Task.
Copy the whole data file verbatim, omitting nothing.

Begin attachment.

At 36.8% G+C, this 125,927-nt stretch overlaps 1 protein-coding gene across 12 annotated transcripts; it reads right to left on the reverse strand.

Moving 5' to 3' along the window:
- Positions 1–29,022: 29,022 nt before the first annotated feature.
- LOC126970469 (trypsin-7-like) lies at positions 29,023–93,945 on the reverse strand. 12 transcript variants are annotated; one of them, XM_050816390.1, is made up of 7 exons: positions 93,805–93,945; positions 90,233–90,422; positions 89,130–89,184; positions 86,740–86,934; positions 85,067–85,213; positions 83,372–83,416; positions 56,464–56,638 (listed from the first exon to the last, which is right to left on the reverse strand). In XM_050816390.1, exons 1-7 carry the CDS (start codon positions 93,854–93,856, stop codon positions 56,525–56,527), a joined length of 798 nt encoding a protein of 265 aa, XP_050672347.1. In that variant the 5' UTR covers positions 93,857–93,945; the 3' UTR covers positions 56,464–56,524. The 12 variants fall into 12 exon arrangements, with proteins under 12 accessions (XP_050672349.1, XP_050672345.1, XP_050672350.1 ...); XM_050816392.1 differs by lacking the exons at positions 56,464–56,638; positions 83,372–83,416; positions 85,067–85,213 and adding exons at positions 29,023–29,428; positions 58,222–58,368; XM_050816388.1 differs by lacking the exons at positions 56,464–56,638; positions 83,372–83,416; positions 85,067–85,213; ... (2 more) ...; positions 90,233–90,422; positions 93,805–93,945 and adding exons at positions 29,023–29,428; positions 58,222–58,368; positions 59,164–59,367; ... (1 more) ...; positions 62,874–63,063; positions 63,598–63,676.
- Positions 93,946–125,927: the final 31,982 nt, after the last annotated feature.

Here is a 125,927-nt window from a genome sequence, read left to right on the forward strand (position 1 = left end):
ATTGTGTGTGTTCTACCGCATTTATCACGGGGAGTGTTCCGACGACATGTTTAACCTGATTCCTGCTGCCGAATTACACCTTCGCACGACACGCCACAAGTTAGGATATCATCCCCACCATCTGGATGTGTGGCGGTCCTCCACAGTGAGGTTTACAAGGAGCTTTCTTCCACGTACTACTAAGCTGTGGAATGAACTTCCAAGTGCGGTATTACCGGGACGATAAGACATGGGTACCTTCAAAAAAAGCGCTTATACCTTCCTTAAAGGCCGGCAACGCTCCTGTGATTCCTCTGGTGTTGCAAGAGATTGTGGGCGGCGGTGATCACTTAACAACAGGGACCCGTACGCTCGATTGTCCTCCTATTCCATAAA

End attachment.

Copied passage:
At 36.8% G+C, this 125,927-nt stretch overlaps 1 protein-coding gene across 12 annotated transcripts; it reads right to left on the reverse strand.

Moving 5' to 3' along the window:
- Positions 1–29,022: 29,022 nt before the first annotated feature.
- LOC126970469 (trypsin-7-like) lies at positions 29,023–93,945 on the reverse strand. 12 transcript variants are annotated; one of them, XM_050816390.1, is made up of 7 exons: positions 93,805–93,945; positions 90,233–90,422; positions 89,130–89,184; positions 86,740–86,934; positions 85,067–85,213; positions 83,372–83,416; positions 56,464–56,638 (listed from the first exon to the last, which is right to left on the reverse strand). In XM_050816390.1, exons 1-7 carry the CDS (start codon positions 93,854–93,856, stop codon positions 56,525–56,527), a joined length of 798 nt encoding a protein of 265 aa, XP_050672347.1. In that variant the 5' UTR covers positions 93,857–93,945; the 3' UTR covers positions 56,464–56,524. The 12 variants fall into 12 exon arrangements, with proteins under 12 accessions (XP_050672349.1, XP_050672345.1, XP_050672350.1 ...); XM_050816392.1 differs by lacking the exons at positions 56,464–56,638; positions 83,372–83,416; positions 85,067–85,213 and adding exons at positions 29,023–29,428; positions 58,222–58,368; XM_050816388.1 differs by lacking the exons at positions 56,464–56,638; positions 83,372–83,416; positions 85,067–85,213; ... (2 more) ...; positions 90,233–90,422; positions 93,805–93,945 and adding exons at positions 29,023–29,428; positions 58,222–58,368; positions 59,164–59,367; ... (1 more) ...; positions 62,874–63,063; positions 63,598–63,676.
- Positions 93,946–125,927: the final 31,982 nt, after the last annotated feature.

Here is a 125,927-nt window from a genome sequence, read left to right on the forward strand (position 1 = left end):
ATTGTGTGTGTTCTACCGCATTTATCACGGGGAGTGTTCCGACGACATGTTTAACCTGATTCCTGCTGCCGAATTACACCTTCGCACGACACGCCACAAGTTAGGATATCATCCCCACCATCTGGATGTGTGGCGGTCCTCCACAGTGAGGTTTACAAGGAGCTTTCTTCCACGTACTACTAAGCTGTGGAATGAACTTCCAAGTGCGGTATTACCGGGACGATAAGACATGGGTACCTTCAAAAAAAGCGCTTATACCTTCCTTAAAGGCCGGCAACGCTCCTGTGATTCCTCTGGTGTTGCAAGAGATTGTGGGCGGCGGTGATCACTTAACAACAGGGACCCGTACGCTCGATTGTCCTCCTATTCCATAAA